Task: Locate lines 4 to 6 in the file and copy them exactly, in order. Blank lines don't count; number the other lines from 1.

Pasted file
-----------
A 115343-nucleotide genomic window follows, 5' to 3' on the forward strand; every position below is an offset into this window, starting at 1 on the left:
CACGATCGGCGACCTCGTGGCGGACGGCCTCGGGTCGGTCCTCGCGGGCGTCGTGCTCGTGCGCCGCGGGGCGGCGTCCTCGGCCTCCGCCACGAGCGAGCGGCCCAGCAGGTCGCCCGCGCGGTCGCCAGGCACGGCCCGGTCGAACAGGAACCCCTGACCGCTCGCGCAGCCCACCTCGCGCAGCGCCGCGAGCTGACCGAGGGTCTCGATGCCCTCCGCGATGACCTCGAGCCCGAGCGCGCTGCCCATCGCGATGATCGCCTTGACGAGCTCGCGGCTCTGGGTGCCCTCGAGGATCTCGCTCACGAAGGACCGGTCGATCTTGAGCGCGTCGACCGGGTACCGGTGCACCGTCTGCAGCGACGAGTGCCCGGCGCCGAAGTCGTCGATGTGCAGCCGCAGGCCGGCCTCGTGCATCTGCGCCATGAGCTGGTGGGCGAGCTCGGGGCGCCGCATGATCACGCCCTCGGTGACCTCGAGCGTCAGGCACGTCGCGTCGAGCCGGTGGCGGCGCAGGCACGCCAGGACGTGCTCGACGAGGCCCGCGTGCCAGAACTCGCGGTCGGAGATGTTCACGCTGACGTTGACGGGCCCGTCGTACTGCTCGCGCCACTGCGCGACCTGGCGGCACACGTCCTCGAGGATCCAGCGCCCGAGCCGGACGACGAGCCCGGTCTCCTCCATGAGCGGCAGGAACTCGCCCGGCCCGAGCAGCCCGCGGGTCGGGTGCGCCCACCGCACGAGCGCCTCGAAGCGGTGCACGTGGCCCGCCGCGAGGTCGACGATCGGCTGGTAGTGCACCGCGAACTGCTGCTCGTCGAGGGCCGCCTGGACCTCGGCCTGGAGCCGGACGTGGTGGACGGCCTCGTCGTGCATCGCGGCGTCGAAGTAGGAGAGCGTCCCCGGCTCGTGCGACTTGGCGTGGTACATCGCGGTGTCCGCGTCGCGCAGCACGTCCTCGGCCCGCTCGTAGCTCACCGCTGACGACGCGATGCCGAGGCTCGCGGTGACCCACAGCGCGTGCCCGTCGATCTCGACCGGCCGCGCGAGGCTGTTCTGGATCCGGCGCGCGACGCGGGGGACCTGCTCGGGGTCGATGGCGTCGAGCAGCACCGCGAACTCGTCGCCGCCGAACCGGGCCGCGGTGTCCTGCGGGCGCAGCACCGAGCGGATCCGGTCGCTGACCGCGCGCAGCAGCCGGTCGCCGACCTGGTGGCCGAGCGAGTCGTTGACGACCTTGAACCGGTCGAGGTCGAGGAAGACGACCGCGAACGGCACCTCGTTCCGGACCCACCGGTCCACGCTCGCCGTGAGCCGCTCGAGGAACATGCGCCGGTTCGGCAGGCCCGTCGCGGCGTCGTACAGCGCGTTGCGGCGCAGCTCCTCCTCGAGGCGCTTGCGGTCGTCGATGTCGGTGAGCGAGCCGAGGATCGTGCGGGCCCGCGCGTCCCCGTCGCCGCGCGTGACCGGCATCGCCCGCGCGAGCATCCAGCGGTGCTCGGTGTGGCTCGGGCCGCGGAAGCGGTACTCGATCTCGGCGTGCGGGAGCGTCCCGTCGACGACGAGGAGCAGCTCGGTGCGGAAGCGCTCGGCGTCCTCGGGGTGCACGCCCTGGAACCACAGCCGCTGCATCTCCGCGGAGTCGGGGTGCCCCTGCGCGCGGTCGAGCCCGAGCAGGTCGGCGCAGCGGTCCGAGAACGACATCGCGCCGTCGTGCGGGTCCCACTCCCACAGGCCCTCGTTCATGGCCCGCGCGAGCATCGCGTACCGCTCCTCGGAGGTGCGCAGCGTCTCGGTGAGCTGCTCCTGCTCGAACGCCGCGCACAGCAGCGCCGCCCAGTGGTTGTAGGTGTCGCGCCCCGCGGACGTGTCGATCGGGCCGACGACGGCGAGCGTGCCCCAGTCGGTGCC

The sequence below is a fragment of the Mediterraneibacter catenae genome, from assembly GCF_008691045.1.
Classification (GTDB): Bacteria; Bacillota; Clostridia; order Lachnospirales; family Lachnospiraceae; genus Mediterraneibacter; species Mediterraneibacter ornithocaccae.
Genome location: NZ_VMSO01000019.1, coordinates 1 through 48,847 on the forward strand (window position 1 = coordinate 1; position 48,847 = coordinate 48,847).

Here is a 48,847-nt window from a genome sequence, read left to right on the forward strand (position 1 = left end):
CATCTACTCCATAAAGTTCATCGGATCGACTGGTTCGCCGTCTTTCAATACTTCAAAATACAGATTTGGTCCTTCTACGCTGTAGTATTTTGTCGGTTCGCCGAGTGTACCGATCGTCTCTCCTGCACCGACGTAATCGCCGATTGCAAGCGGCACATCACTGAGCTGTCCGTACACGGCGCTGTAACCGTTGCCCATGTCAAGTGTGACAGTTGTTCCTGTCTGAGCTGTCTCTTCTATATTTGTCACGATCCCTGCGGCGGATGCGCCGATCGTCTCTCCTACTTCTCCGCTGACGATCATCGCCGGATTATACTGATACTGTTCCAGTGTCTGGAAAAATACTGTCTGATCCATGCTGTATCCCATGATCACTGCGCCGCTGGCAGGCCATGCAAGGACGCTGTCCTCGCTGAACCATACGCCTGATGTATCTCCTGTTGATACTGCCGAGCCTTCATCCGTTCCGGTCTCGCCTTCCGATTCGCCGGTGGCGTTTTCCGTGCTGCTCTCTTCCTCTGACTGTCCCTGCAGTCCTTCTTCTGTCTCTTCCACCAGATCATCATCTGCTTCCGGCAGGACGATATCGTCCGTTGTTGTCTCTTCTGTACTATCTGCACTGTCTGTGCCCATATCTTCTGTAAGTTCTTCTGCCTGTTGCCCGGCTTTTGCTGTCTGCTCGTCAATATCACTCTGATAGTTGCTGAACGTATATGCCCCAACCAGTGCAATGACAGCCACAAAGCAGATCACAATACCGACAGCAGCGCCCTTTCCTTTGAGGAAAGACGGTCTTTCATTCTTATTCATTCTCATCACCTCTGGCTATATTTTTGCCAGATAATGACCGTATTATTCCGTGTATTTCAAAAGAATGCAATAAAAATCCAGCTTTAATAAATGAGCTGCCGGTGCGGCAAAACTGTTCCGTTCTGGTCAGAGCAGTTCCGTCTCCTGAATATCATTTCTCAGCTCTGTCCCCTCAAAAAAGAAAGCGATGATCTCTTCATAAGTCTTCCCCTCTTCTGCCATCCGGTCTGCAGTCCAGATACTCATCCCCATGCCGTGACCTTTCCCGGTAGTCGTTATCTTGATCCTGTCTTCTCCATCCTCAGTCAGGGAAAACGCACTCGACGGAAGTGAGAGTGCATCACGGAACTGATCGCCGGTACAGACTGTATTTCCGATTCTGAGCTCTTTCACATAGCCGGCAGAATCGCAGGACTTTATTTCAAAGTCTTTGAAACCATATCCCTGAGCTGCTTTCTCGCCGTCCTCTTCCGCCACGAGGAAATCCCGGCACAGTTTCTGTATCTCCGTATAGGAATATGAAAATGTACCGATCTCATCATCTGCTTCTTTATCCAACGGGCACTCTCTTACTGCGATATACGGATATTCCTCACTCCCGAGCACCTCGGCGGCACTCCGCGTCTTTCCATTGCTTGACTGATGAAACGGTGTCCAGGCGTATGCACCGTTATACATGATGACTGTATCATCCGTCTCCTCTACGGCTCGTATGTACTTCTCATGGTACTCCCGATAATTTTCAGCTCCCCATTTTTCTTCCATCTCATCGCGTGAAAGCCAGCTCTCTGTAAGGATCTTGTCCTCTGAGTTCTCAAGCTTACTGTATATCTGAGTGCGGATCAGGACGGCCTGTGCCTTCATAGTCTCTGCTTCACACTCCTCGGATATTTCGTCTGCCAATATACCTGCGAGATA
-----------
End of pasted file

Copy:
Classification (GTDB): Bacteria; Bacillota; Clostridia; order Lachnospirales; family Lachnospiraceae; genus Mediterraneibacter; species Mediterraneibacter ornithocaccae.
Genome location: NZ_VMSO01000019.1, coordinates 1 through 48,847 on the forward strand (window position 1 = coordinate 1; position 48,847 = coordinate 48,847).

Here is a 48,847-nt window from a genome sequence, read left to right on the forward strand (position 1 = left end):